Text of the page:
Elsewhere on the ballot, there were few surprises, all incumbent legislators won their respective nominations and there no other primary battles in the county.

In the 13th State House District, State Rep. John Lawrence won the GOP nomination and will face Democrat Ann Schott in the fall. In the 26th District, State Rep. Tim Hennessey won the Republican nod to run again, while Democrats had no candidate on the ballot.

In the 155th District, State Rep. Becky Corbin won the GOP nomination, while it appears that Democrat Jim Burns, a Spring City Borough Council member, was successful in his write-in campaign to win the Democratic nomination, as some 629 write-in votes were cast.

In the 156th District, State Rep. Dan Truitt was renominated by Republicans and will face Democrat Sandra Snyder in the fall. In the 157th District, State Rep. Warren Kampf won the GOP nomination and will face Democrat Marian Moskowitz in the fall election.

In the 160th District, State Rep. Steve Barrar won his bid to seek a ninth term in the house. The Republican will take on Kennett Square Democrat Whitney Hoffman in November.

In the 167th, rumors of a late write-in campaign to unseat State Rep. Duane Milne turned out to be just that, as the Republican pulled just under 97% of the vote, Tuesday. He’ll face Democrat Anne Crowley in November.

No surprises in the two state Senate races in the county, either, as Republican Thomas McGarrigle won the GOP nomination and will face Democrat John Kane this fall in a bid to replace the retiring Sen. Ted Erickson in the 26th Senate District.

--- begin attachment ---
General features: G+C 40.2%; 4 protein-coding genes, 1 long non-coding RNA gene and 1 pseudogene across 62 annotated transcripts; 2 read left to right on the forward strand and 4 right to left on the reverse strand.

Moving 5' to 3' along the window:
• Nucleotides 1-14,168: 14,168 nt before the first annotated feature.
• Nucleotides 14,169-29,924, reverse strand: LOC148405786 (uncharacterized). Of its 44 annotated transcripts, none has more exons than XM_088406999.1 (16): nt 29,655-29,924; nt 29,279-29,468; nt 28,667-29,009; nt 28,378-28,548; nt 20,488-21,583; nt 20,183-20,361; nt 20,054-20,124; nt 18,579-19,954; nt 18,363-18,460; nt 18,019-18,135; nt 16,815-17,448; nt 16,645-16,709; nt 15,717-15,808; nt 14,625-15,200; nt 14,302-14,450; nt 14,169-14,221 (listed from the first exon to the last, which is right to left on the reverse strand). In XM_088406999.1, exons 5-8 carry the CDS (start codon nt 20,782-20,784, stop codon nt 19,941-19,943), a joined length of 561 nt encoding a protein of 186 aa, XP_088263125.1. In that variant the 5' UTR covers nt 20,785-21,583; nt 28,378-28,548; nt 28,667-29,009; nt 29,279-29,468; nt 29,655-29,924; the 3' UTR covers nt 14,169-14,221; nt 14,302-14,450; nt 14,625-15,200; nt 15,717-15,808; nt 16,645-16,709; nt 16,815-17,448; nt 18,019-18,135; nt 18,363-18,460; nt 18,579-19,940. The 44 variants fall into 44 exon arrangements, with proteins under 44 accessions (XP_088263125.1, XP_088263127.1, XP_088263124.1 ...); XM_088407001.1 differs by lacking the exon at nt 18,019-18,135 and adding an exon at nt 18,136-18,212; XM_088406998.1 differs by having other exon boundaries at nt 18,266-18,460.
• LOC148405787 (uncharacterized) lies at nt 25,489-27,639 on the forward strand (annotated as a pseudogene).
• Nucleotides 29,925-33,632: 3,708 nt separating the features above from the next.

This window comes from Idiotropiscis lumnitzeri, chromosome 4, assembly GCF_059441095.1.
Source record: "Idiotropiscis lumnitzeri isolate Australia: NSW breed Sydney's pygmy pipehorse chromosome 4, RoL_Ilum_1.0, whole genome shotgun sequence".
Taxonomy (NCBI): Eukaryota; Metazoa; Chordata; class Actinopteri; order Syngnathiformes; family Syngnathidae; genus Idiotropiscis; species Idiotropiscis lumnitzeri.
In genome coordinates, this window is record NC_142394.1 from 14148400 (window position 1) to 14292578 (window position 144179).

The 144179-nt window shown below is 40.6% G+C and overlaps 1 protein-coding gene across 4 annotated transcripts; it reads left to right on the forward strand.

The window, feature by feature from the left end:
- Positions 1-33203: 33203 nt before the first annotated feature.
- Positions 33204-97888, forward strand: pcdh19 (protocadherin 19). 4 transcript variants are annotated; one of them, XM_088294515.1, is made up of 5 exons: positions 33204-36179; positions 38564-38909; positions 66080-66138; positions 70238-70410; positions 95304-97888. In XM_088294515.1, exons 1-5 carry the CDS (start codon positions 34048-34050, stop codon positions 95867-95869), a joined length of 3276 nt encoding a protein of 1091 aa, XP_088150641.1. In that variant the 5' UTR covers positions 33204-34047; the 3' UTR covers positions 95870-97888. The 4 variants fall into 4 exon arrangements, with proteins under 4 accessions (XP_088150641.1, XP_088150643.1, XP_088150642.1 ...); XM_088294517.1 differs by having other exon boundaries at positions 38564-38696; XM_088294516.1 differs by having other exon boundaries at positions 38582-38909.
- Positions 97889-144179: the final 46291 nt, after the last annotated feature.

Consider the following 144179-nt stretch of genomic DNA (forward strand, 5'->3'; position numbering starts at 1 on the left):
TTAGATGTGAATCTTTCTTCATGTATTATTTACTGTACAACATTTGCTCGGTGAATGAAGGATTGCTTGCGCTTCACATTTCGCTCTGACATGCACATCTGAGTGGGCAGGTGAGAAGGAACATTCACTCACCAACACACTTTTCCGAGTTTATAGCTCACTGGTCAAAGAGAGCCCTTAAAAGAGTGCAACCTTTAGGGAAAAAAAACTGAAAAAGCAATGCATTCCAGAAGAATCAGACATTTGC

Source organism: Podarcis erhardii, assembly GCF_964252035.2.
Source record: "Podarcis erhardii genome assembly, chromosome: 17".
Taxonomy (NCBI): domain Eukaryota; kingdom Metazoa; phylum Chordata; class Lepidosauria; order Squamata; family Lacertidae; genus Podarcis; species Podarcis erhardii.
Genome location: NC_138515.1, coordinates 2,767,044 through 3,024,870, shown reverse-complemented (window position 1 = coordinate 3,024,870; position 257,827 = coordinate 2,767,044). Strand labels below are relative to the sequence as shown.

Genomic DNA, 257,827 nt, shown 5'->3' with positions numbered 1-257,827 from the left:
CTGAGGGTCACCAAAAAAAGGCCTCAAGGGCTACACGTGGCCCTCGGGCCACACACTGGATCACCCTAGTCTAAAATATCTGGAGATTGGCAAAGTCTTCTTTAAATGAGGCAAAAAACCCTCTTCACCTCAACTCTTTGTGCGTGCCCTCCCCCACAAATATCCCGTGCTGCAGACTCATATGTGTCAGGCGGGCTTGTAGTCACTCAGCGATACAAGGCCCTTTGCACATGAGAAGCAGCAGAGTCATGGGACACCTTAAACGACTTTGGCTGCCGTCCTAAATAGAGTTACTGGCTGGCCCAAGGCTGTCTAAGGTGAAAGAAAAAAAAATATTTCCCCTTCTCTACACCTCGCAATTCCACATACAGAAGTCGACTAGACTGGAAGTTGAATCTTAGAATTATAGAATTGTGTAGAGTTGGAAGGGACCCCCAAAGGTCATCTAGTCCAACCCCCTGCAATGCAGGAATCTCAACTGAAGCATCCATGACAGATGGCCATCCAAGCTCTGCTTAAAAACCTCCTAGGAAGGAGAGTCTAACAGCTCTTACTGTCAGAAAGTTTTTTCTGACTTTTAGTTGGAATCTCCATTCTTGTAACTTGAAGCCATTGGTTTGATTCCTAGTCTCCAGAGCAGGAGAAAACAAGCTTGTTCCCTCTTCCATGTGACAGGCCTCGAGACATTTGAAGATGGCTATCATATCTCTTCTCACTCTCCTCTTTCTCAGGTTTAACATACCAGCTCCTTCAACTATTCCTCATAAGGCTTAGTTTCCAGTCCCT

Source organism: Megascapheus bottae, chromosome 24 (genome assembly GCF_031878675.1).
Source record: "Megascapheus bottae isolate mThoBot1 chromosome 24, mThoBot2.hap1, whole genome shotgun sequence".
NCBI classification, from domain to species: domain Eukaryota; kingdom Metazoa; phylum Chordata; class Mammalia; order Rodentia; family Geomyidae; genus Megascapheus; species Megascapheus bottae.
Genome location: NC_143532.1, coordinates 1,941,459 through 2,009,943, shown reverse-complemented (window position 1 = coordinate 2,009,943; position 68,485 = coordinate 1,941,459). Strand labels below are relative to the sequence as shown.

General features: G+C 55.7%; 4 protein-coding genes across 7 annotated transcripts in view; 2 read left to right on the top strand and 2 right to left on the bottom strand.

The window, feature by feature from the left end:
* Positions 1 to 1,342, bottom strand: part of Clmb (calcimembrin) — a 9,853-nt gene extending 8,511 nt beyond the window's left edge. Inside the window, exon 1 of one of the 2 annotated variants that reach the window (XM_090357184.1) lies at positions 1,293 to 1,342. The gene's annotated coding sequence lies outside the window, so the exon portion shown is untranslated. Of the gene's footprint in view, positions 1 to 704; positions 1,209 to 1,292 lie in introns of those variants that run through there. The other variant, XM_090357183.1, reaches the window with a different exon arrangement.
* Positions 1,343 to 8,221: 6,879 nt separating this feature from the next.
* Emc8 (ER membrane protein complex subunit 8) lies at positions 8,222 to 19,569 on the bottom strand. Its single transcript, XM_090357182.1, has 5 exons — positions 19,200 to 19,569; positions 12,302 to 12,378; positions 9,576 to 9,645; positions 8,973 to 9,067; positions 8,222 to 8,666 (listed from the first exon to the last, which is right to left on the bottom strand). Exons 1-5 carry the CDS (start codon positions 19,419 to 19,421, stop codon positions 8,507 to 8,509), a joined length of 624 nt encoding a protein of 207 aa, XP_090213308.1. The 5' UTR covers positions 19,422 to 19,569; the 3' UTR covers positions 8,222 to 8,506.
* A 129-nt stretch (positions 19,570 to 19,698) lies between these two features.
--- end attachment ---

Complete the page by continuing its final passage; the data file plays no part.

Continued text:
Sen. John Rafferty won the Republican nomination for another term in the state Senate from the 44th District. He will face Democrat and current County Commissioner Kathi Cozzone in the fall election.


No drama in the county’s uncontested U.S. Congress races, either. In 7th, U.S. Rep Patrick Meehan, a Republican, will face Democrat Mary Ellen Balchunis. In the 6th, Republican County Commissioner Ryan Costello, a Republican, will take on Democrat Manan Trivedi in a bid to replace the retiring U.S. Rep. Jim Gerlach.


In the only non-partisan vote on a Chester County ballot, voters in West Pikeland approved a township library tax by a 287-192 vote.

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  1. GFO Vallie says:

    What’s interesting is how several long-standing incumbent Republican committee people, who were unsuccessfully targeted by Republican leaders and their newly-formed front group, United Republicans, are finally connecting the dots …..The Republican Committee of Chester County members who were targeted in Tuesday’s election for defeat and who are considered either Centrist or Tea Party, are coming together against their now common enemy…Watch out Val! You made a bigger mistake than you can imagine. You formed this group, United Republicans, and your tactics were designed to hide behind the group’s true agenda and funders. Everyone in the committee knows that your only goal is the preservation of your chairmanship. Remember what almost happened to Skip when just one of those sides came after his seat? Well, you may have forced two unlikely groups to join together in a common interest…unseating a County Chair who feels the need to dictate who his committee members are rather than letting their constituents decide for themselves. Call the reorganizational meeting to order !